>
    > - This communication must be non-blocking, this is, the Unicorn worker process
    > sends the notification and doesn't wait for response from the process XXX, so
    > the Unicorn worker can, at the moment, generate the HTTP response and send
    > back to the client, getting free to handle new HTTP requests.


    If stressed enough, everything has to block/reject or run your systems
    out of memory/disk space :)

    > - The ruby process XXX should use some kind of queue system to store
    > notifications and handle them. In fact, it should take them periodically and
    > send via TCP (but not HTTP) to other server.
    >
    >
    > Which is the best approach to design such communication? perhaps using
    > something as EventMachine for the XXX process and Unix/TCP socket
    > communication between Unicorn processes and XXX process? any other alternative
    > or suggestion?


    If you only talk between processes on one machine (since you're trying
    FIFOs), you can also check out the "posix_mq" gem/library I started
    recently:

    http://bogomips.org/ruby_posix_mq/

    It's less portable than FIFOs but if you're running a modern GNU/Linux or
    FreeBSD, it should work. The default queue sizes on Linux are small:
    8192 bytes per message, and 10 messages in the queue. You'll need
    root to increase them.

    But then FIFOs are hard-coded to 65536 bytes total under Linux and a
    4096 byte PIPE_BUF (POSIX only requires a 512 byte PIPE_BUF).

    --
    Eric Wong
    Eric Wong, Jan 7, 2010
    #17
  18. El Jueves, 7 de Enero de 2010, Eric Wong escribi=F3:
    > I=F1aki Baz Castillo <> wrote:
    > > El Jueves, 7 de Enero de 2010, Robert Klemme escribi=F3:
    > > > > Yeah, I gathered that from your other posts. The general point,
    > > > > though, still applies: check the pipe's size, and if it grows too
    > > > > large, spin off a new reading thread.
    > > >
    > > > That's something different than you proposed initially, isn't it? Th=

    is
    > > > approach (increasing the number of readers if the pipe fills too fast)
    > > > is better because it regulates read performance according to load.

    > >
    > > Definitively I have no idea of how to know the status of a FIFO (not a =

    IO
    > > pipe but a FIFO file). The only it occurs when it's full (because no
    > > reader is getting the data) is that the writer #flush operation gets
    > > blocked. I've found no way to determine how "full" is a FIFO file.

    >=20
    > FIFO are pipes, they just have a name on the filesystem.
    >=20
    > In any case, use IO#write_nonblock. Any writes you do will raise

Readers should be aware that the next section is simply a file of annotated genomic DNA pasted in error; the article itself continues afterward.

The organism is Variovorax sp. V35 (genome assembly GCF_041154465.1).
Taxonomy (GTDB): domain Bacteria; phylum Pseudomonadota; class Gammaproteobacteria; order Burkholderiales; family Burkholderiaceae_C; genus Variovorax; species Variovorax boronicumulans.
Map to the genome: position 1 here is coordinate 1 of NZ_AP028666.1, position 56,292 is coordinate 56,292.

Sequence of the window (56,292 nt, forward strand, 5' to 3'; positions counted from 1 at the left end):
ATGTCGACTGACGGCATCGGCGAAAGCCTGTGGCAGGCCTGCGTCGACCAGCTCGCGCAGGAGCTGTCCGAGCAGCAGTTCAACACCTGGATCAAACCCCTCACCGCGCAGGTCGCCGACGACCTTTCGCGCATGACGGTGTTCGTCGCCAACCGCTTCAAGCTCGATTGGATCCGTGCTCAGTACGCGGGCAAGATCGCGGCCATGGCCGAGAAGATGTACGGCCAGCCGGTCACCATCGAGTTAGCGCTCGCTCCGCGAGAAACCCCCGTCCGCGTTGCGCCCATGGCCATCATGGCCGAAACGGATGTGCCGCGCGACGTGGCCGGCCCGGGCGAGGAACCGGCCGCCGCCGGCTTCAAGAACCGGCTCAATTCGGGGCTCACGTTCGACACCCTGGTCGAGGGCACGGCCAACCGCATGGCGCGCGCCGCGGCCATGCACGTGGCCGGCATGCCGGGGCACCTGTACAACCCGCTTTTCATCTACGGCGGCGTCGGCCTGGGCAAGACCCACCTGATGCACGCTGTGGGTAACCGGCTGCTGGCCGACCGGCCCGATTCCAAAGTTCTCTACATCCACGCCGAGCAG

> Errno::EAGAIN if your FIFO/pipe is full.
    >=20
    > See the pipe(7) manpage on a Linux machine, it provides a great overview
    > of pipe semantics for blocking/non-blocking operations.


    Thanks, I'll do.


    =2D-=20
    I=F1aki Baz Castillo <>
    Iñaki Baz Castillo, Jan 7, 2010
    #18
  19. El Jueves, 7 de Enero de 2010, Eric Wong escribi=F3:
    > If you only talk between processes on one machine (since you're trying
    > FIFOs), you can also check out the "posix_mq" gem/library I started
    > recently:
    >=20
    > http://bogomips.org/ruby_posix_mq/


    Really interesting. Is it safe to have various processes (Unicorn workers)=
    =20
    writting to a single posix_mq? or will the data be "mixed"? is there any wa=
    y=20
    to perform "atomic" writting operation in this queue?

    Thanks.


    =2D-=20
    I=F1aki Baz Castillo <>
    Iñaki Baz Castillo, Jan 7, 2010
    #19
  20. Iñaki Baz Castillo

    Eric Wong Guest

    Iñaki Baz Castillo <> wrote:
    > El Jueves, 7 de Enero de 2010, Eric Wong escribió:
    > > If you only talk between processes on one machine (since you're trying
    > > FIFOs), you can also check out the "posix_mq" gem/library I started
    > > recently:
    > >
    > > http://bogomips.org/ruby_posix_mq/

    >
    > Really interesting. Is it safe to have various processes (Unicorn workers)
    > writting to a single posix_mq? or will the data be "mixed"? is there any way
    > to perform "atomic" writting operation in this queue?


    These queues are completely atomic at the message level and descriptors
    can be safely shared between processes/threads. SysV message queues
    weren't thread-safe, but POSIX ones are.

    --
    Eric Wong
    Eric Wong, Jan 7, 2010
    #20